July 3, 1987 |
The news accounts, now 70 years old, offer only fragments of the "ghastly drama" that surrounded the marriage of Mary Kenan Flagler Bingham, "the richest woman in America." She was the widow of Standard Oil co-founder Henry Flagler and her estate was worth between $60 million and $100 million. Her bridegroom was Judge Robert Worth Bingham, a Kentucky lawyer without independent means. Their wedding in 1916 made headlines, even in New York. And so did her mysterious death eight months later.
CALIFORNIA | LOCAL
April 27, 1999
J.D. Power and Associates of Agoura Hills said it acquired Dallas-based Baker & Co., a business and marketing consultant in the automotive and telecommunications industries. The firm will be operated as a wholly owned division of J.D. Power. J.D. Power and Associates is a privately held marketing information services firm best known for its customer satisfaction surveys for new cars.
November 21, 1998 |
J.D. Sumner, Grammy Award-winning gospel singer known for his work with the Stamps Quartet, a backup group for Elvis Presley, has died. He was 73. Sumner, who was inducted into the Gospel Music Hall of Fame in 1983, died Monday of a heart attack in Myrtle Beach, S.C., where he had gone to perform with the Stamps. J.D. Sumner and the Stamps, as they were known, performed with Presley from 1970 to 1977, and Sumner sang at Presley's funeral in 1977.
CALIFORNIA | LOCAL
April 11, 2002 |
J.D. Power & Associates, the international marketing research firm based in Agoura Hills, is moving its world headquarters up the road to Thousand Oaks. This weekend the company will begin shifting about 350 workers to a 93,000-square-foot, three-story building at 2625 Townsgate Road in the Westlake section of the city. About 100 of those employees now work at a facility in Newbury Park and will move later this month.
April 18, 1994 |
J.D. Power and Associates, the influential U.S. market research firm that can make or break car makers' reputations, said Friday it is moving into Europe with its car customer satisfaction surveys. But rules on data protection are making it difficult for the company, founded in 1966 by former car industry executive Dave Power, to build up the databases it needs.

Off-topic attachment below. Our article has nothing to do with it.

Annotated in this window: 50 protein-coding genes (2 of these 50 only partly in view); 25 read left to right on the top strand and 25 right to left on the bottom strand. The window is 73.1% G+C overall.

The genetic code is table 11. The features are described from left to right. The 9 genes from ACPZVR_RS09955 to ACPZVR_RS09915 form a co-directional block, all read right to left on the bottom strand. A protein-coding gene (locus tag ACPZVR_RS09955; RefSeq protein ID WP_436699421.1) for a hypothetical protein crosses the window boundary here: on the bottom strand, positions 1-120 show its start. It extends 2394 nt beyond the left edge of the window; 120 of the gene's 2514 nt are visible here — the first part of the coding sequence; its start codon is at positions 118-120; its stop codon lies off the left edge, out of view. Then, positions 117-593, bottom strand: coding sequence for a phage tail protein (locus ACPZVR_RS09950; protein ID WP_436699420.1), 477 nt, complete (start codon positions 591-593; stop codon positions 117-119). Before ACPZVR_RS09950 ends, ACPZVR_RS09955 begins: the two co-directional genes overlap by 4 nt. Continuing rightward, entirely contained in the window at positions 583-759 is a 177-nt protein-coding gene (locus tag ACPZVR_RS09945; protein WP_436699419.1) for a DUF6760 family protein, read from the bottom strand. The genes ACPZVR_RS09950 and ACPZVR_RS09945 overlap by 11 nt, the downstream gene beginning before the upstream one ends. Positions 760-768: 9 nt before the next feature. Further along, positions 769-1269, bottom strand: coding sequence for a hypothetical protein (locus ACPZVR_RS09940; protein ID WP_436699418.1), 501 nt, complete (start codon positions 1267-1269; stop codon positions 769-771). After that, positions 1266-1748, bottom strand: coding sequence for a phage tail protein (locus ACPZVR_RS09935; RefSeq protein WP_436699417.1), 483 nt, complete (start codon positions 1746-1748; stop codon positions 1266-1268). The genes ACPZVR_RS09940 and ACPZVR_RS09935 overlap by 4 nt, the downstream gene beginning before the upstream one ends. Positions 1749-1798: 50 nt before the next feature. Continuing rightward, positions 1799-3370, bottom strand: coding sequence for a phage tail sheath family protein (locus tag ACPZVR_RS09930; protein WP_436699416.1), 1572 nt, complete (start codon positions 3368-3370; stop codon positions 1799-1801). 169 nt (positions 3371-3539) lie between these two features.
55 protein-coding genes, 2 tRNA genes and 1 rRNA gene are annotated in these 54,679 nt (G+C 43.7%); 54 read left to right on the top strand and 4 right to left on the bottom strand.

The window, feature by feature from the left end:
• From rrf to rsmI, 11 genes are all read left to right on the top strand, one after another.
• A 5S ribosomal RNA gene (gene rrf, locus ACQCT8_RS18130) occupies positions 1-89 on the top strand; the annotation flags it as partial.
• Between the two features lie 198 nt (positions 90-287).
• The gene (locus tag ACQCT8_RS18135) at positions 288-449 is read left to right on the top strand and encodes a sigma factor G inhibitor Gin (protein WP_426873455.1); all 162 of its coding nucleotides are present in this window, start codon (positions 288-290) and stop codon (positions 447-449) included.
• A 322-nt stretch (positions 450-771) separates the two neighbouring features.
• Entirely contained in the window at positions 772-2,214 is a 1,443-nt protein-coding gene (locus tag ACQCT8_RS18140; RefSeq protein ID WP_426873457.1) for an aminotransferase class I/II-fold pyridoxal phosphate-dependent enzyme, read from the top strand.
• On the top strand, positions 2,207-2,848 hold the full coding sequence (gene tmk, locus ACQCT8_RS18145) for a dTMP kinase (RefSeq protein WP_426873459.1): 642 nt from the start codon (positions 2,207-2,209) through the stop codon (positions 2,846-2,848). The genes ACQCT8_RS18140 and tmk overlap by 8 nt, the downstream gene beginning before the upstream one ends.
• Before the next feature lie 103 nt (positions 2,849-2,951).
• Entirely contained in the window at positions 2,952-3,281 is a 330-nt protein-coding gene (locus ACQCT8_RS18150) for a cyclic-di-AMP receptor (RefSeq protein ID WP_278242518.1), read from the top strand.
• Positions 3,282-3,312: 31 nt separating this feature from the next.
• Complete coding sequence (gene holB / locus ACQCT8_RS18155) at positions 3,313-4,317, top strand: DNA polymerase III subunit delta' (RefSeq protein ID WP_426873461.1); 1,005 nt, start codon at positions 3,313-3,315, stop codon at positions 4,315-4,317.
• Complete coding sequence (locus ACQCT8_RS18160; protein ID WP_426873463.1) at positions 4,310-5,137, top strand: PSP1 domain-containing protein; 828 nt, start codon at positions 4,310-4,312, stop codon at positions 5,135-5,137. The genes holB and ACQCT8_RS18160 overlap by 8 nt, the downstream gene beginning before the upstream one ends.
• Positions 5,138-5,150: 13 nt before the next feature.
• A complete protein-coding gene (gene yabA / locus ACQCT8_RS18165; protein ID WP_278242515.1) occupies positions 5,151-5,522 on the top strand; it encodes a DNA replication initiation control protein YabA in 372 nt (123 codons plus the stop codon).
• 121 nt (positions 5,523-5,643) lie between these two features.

February 29, 1992 |
How's this for a job, kids J. D. Roth gets paid to pay video games. "We have an arcade at the set," says the 23-year-old host of TV's "Game Pro," which gives the Saturday-morning crowd an inside look at new game technology. (The show airs at 6:30 a.m. on Saturdays and again at 7 a.m. on Sundays on KABC Channel 7.) The show provides perks for Roth too. "We have an arcade on the set," he says. And get this--no quarters!
April 12, 1998 |
J.D. Power & Associates, the company famous for rating consumers' satisfaction with their cars, plans to begin doing the same for new home buyers nationwide, bolstered by the success of a survey it did in Southern California last year. Some 16,000 Southland residents who had bought new homes in the previous two years from the region's largest builders were surveyed by mail in August.
August 3, 1985 |
John D. Harper, who joined Aluminum Co. of America in 1925 as a $12-a-week summer employee and retired 50 years later as board chairman and chief executive officer, died of a heart ailment July 26 in a hospital here. Harper, 75, held several patents for sophisticated telemetry devices, developed while he worked at and later managed the company's extensive electrical generating systems in Tennessee and North Carolina. A native of Louisville, Tenn.
February 1, 1986 |
J. Douglas Brown, the last of the three prime architects of the Social Security system, is dead at 87. The labor economist and former president of the Princeton University faculty died Jan. 19 at the Meadow Lakes Retirement Community in Hightstown, a few miles from the university where he was educated and taught for more than four decades. He was one of the three experts who crafted the old-age pension plan for President Franklin D.
July 18, 1986 |
In a field dominated by baritones and bass-baritones, J.D. Steyers' voice is a rarity. Steyers at 46 is not a singer but a veteran radio announcer, a classical music disc jockey, whose mellow, tenor-like voice and penchant for on-air whimsicality set him apart from the more serious-sounding deep-voiced announcers that dominate the medium. But Steyers seems made for radio. He loves to talk; always has. When he was a child, his grandmother asked if he had been vaccinated with a Victrola needle.